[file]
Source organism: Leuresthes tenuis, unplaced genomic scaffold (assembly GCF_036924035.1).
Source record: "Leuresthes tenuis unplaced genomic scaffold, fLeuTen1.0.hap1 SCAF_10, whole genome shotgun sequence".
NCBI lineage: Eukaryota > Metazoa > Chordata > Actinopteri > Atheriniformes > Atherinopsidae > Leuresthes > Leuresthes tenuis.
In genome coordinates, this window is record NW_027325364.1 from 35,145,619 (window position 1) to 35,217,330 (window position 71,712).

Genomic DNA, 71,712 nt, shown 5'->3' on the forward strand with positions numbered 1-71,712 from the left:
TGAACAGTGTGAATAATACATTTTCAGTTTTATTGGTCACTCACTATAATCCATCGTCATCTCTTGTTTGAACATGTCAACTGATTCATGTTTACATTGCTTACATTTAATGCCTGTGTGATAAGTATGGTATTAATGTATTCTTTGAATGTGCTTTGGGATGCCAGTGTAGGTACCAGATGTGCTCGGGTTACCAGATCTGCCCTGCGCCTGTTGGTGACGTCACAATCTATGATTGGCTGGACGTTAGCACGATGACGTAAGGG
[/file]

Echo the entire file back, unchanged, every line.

Source organism: Leuresthes tenuis, unplaced genomic scaffold (assembly GCF_036924035.1).
Source record: "Leuresthes tenuis unplaced genomic scaffold, fLeuTen1.0.hap1 SCAF_10, whole genome shotgun sequence".
NCBI lineage: Eukaryota > Metazoa > Chordata > Actinopteri > Atheriniformes > Atherinopsidae > Leuresthes > Leuresthes tenuis.
In genome coordinates, this window is record NW_027325364.1 from 35,145,619 (window position 1) to 35,217,330 (window position 71,712).

Genomic DNA, 71,712 nt, shown 5'->3' on the forward strand with positions numbered 1-71,712 from the left:
TGAACAGTGTGAATAATACATTTTCAGTTTTATTGGTCACTCACTATAATCCATCGTCATCTCTTGTTTGAACATGTCAACTGATTCATGTTTACATTGCTTACATTTAATGCCTGTGTGATAAGTATGGTATTAATGTATTCTTTGAATGTGCTTTGGGATGCCAGTGTAGGTACCAGATGTGCTCGGGTTACCAGATCTGCCCTGCGCCTGTTGGTGACGTCACAATCTATGATTGGCTGGACGTTAGCACGATGACGTAAGGG